William Gray and Colorado State Team Issue October Hurricane Forecast

Note to Editors: October and updated seasonal forecast totals and the complete update, including the new October monthly forecast, is available on the Web at http://typhoon.atmos.colostate.edu.

Following an August-only forecast that was right on the mark and a September-only forecast close to the mark, William Gray and the Colorado State University hurricane forecast team today issued a monthly prediction for October. The team also issued a seasonal update. The team’s new October-only forecast calls for three named storms, two hurricanes and no major hurricanes.

For September, Gray and his colleague Phil Klotzbach had forecast four named storms, two hurricanes and one intense hurricane for the Atlantic basin. September witnessed four named storms, three hurricanes and one intense hurricane. For August, Gray and his colleagues had forecast three named storms, one hurricane and one intense hurricane for the Atlantic basin, which is exactly what occurred. Hurricane activity through September is on target for the team’s early forecast of an active season.

"We feel very positive about the progress of our monthly forecasts," said Gray. "These monthly forecasts are adding greater insight into our understanding of hurricane variability."

Gray and his colleagues keep their overall seasonal Atlantic basin forecast close to their earlier April, June, August and September updates. For the entire 2003 hurricane season, Gray and his team are calling for 14 named storms (11 have occurred through September), eight hurricanes (6 have occurred through September) and two major hurricanes (2 have occurred through September). The long-term average is 9.6 named storms, 5.9 hurricanes and 2.3 intense hurricanes per year. The entire detailed report is available online at http://typhoon.atmos.colostate.edu.

This is the first year that Gray and Klotzbach are issuing monthly forecasts for October, and this was only the second year for issuing September-only forecasts. The monthly forecasts use different predictors than the seasonal forecasts, but also serve to aid with the seasonal predictions.

"The same factors that can make individual months active or inactive are often not the same factors that can make the entire season active or inactive," said Philip Klotzbach, an atmospheric science researcher and member of Gray’s forecast team. "We are continually improving our forecasts to provide people with specific monthly hurricane forecasts and specific landfall probability forecasts."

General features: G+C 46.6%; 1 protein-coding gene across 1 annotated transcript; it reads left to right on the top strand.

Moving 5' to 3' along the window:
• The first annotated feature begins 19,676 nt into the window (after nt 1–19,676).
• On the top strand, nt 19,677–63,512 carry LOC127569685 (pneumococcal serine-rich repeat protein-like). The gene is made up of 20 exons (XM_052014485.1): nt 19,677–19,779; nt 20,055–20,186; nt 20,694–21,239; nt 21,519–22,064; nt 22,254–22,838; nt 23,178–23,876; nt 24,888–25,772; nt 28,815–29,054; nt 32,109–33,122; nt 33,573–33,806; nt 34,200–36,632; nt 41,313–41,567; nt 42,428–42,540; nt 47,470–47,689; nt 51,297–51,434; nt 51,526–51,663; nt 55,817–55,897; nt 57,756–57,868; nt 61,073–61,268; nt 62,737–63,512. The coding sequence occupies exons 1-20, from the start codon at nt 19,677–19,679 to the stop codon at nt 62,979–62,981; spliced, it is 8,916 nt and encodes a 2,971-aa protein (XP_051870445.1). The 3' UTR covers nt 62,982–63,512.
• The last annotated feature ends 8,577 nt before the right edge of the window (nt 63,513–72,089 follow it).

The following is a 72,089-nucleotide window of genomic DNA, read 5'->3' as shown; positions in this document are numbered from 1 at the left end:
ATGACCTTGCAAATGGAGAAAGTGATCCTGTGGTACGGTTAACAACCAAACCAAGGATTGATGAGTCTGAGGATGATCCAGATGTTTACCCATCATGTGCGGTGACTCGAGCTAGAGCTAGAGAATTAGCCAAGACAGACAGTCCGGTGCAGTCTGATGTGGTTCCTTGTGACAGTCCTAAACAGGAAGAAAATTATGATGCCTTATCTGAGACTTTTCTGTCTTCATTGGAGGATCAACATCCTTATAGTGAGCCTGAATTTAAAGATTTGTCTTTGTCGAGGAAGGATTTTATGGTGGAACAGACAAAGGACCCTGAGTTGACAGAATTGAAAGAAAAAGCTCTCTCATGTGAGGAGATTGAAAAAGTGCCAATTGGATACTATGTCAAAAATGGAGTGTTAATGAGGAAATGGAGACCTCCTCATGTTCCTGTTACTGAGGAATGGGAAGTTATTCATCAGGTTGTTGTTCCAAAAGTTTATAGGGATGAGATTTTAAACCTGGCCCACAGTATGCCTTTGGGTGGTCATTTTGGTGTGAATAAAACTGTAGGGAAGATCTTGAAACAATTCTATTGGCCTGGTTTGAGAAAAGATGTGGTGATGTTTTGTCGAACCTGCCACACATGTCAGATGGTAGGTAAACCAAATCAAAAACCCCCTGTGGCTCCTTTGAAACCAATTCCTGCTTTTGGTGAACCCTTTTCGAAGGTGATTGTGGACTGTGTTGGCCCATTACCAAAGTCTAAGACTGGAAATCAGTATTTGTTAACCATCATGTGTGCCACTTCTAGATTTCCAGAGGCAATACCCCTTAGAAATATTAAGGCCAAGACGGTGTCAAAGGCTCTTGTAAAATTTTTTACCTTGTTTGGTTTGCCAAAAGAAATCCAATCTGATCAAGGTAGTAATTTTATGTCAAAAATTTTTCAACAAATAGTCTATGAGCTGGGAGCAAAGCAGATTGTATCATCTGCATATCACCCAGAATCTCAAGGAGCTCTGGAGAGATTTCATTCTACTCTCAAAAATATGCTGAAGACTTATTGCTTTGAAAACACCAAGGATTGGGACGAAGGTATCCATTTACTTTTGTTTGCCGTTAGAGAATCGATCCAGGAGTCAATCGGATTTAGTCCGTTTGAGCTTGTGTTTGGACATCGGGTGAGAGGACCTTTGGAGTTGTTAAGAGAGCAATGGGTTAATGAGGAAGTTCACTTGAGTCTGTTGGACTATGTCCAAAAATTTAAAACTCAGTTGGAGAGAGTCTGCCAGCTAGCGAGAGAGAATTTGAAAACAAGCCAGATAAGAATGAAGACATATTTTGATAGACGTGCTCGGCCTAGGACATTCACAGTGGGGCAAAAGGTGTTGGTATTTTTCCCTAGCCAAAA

Gray and Klotzbach recently developed a methodology for calculating the probability of landfall along the entire U.S. coastline on a one-month basis and are providing monthly U.S. hurricane landfall probabilities for September and October. For October, they estimate the probability of at least one named storm making landfall along the U.S. coastline is 35 percent (29 percent is the long-term average). The probability of at least one hurricane making landfall along the U.S. coastline is 17 percent (15 percent is the average). The probability of at least one major hurricane (Saffir/Simpson category 3-4-5) crossing the U.S. coastline in October is 9 percent (6 percent is the average).

Gray warns that people living along the East Coast still need to be aware of the possibilities of landfalling hurricanes.  

"The United States has been very lucky over the past four decades in witnessing few major hurricanes making landfall compared with earlier decades, while at the same time, we have seen large coastal population growth," said Gray. "Regardless of whether a major hurricane makes landfall this year, it is inevitable that we will see hurricane-spawned destruction in coming years on a scale many times greater than what we have seen in the past."

William Gray and his Colorado State colleagues have issued seasonal hurricane forecasts for the past 20 years. The forecasts, issued in early December of the prior year as well as early April, June and August, have steadily improved through continuing research. The Colorado State forecasts now include individual monthly predictions and seasonal updates of Atlantic basin storm activity and hurricane landfall probabilities issued in early August, September and October.

The research team will issue a seasonal summary for the 2003 Atlantic basin hurricane activity in late November. The summary will be available on the team’s Web site at http://typhoon.atmos.colostate.edu.

In addition to Gray, team members include Philip Klotzbach, William Thorson, Jason Connor and others.